According to Ronald Seth, writing in the Encyclopedia of Espionage, Khan displayed a number of social customs that identified her as having an English background. Like the English, she poured her tea into her milk, rather than the other way around. In addition, wrote Seth, "She passed to another agent with whom she [met] in the Luxembourg Gardens, in the middle of Paris, a map of a site where supplies were to be picked up; and she did so in full view of the public, and of any [enemy] agent who might have been in the vicinity. She left her note-books, in which were particulars of her code and coded messages, lying about the rooms of the apartment where she was staying for anyone to pick up and read."
One colleague later criticized her, saying she was "a splendid, vague dreamy creature, far too conspicuous [to blend into her surroundings] ... and she had no sense of security; she should never have been sent to France."
Khan's colleague was associated with a group of spy networks that centered around the National School of Agriculture. Two weeks after Khan's arrival in France, the school was raided by Nazi soldiers. Although she had been told not to go to the school on the day the raid occurred, Khan had received some very urgent material from London that needed to be delivered. She arrived during the raid, and as she approached the building, she recognized a large group of Nazi soldiers. She managed to quietly escape on her bicycle.
It soon became clear that this raid was merely one small part of the largest German counterespionage (antispy) effort of World War II. Groups of suspected spies from Paris and all parts of France were rounded up and imprisoned by the Nazis. Khan was the only member from her "Prosper" group who escaped the roundup. She was told by her British superior that she would shortly be picked up by airplane and transported back to England. However, Khan decided it was her duty to stay, and for the next three months she single-handedly carried out almost all the radio work in Paris.
Apparently Khan learned quickly how to survive as a spy. She frequently changed her place of lodging as well as the sites she transmitted from. Her acquaintances during that time noticed she seemed to be always nervous and in a hurry until she was seated at her transmitter.
The decision of this timid young woman to stay in France displayed a great deal of courage. She could easily have returned at any time to the safety of London.
For the next two or three months the young woman lived with constant danger. Once she was stopped aboard a subway car by a German soldier and asked what she was carrying in her case. She lied, saying that her transmitter was part of the mechanism of a film projector. Even when he insisted on inspecting the apparatus, she told him that he must realize that she was being truthful "because of all the little bulbs." Fortunately, he believed her story.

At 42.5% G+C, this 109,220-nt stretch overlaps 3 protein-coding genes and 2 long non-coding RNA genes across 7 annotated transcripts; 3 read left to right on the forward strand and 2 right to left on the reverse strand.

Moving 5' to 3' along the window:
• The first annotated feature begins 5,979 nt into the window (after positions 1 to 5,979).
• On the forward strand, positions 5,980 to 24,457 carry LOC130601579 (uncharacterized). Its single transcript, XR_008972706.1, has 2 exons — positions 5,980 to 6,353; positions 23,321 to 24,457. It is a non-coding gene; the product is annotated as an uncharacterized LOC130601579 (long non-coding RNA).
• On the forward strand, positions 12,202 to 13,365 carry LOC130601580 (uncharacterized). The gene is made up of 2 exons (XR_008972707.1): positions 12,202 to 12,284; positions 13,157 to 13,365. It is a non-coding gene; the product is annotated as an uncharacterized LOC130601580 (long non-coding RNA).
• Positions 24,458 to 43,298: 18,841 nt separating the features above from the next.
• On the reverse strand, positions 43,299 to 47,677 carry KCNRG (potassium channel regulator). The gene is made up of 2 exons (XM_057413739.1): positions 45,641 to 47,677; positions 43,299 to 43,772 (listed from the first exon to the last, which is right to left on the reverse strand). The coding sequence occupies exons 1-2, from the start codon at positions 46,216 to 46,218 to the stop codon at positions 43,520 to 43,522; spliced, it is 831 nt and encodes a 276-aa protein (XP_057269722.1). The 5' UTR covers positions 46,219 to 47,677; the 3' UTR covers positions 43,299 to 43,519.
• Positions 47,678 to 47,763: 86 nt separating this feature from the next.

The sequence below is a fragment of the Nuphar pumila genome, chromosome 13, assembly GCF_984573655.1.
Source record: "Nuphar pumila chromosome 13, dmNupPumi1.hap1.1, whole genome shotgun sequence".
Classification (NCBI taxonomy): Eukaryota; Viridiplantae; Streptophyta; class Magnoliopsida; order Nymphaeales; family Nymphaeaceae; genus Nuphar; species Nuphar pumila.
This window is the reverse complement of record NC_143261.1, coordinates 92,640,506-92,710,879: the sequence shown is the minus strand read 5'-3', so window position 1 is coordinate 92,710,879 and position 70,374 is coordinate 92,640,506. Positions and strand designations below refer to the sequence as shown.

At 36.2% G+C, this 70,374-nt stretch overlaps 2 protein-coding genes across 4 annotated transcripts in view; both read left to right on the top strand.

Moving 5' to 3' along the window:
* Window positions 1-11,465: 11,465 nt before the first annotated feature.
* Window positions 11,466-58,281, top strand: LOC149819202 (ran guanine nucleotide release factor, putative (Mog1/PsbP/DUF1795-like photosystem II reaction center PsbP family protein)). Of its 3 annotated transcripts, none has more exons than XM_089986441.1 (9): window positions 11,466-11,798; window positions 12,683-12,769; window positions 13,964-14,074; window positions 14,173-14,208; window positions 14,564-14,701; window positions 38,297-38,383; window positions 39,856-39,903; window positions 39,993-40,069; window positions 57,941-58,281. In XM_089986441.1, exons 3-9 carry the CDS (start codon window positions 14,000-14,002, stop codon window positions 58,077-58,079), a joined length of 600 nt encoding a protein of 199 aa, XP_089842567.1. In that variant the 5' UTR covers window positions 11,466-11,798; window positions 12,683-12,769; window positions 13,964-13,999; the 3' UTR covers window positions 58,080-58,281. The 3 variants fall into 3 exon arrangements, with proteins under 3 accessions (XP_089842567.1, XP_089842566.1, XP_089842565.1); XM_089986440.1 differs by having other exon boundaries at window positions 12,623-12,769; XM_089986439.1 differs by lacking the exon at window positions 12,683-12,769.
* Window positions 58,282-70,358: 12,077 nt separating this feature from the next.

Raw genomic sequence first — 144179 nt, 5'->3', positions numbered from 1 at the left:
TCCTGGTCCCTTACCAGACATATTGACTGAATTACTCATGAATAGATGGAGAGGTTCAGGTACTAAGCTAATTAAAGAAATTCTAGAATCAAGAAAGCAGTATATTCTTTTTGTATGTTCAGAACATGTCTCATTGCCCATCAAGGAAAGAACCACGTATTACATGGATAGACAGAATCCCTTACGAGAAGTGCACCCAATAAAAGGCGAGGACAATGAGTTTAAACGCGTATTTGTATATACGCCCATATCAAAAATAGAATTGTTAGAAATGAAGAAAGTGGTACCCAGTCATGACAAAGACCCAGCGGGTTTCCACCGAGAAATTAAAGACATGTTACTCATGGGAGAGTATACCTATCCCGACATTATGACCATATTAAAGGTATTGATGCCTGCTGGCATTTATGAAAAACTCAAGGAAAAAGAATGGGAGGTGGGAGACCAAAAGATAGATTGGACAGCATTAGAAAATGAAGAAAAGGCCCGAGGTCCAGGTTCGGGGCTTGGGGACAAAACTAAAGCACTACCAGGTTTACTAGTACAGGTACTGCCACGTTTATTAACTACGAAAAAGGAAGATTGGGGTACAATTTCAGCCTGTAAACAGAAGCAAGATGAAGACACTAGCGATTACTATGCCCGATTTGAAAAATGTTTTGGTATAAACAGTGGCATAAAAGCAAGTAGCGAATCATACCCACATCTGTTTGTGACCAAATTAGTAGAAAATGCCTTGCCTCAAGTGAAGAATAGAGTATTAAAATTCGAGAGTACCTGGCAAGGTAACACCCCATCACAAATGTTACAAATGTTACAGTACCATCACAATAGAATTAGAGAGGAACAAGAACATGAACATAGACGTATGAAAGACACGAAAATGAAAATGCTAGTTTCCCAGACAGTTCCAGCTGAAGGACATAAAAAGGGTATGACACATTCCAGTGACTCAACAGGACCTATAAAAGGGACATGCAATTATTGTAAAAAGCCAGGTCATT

Another time she was leaning from her window fixing a radio aerial that was mounted in a tree. A young German officer came upon her and helped her fasten the wire to the tree.
Capture and torture
The betrayal and capture of Khan by the Nazis took place in mid-October 1943. She was exposed by a French woman who lived in her apartment building and reported her to the Nazis in return for a rather small sum of money. The young spy was arrested at her apartment. During the arrest, she bit one of her captors so hard that he bled. Surrounded as she was by broadcasting equipment, any attempt to deny her activities was pointless.
Khan refused to speak after being captured, except to ask that she be shot as soon as possible. This, along with one risky attempt to escape, brought her admiration from her captors. While imprisoned, she was able to make contact with two other agents who were being kept captive in the same building. By removing skylights and making ropes from sheets and blankets, the three managed to get out of the building. Suddenly an air raid alarm sounded, and, as was the custom, the location of all prisoners was checked. The absence of the three spies was noted and they were recaptured almost immediately. Khan was now considered very dangerous, and she was transferred to a jail in Germany.
Death and honor
Khan was kept in solitary confinement at the German prison, chained to a wall, for ten months. On September 13, 1944, along with three other female prisoners, she was taken by train to Dachau concentration camp, a place where the Nazis confined people they regarded as "enemies of the state." A. A. Hoehling wrote in Women Who Spied that one morning Khan and her prison mates "were awakened early, offered lukewarm weak tea [and] breakfast rolls, and [were] led out, in pairs, across the prison courtyard, toward a wall" covered with bloodstains. The women were permitted to hold hands while Nazi soldiers shot them in the back of the neck. "The whole bizarre episode was as casual and impersonal as though the executioner was firing at clay pigeons," wrote Hoehling.
After her death, Khan received the George Cross, a prestigious award for patriotism, from the government of Great Britain. According to the accompanying citation: "Assistant Section Officer Inayat Khan displayed the most conspicuous courage, both moral and physical, over a period of more than twelve months."
- Dear, I. C. B., and M. R. D. Foot, eds. The Oxford Companion to World War II. Oxford University Press, 1995.
- Franklin, Charles. Great Spies. Hart, 1967.
- Hoehling, A. A. Women Who Spied. Dodd, Mead and Co., 1967.
- Seth, Ronald. Encyclopedia of Espionage. Doubleday and Co., 1972.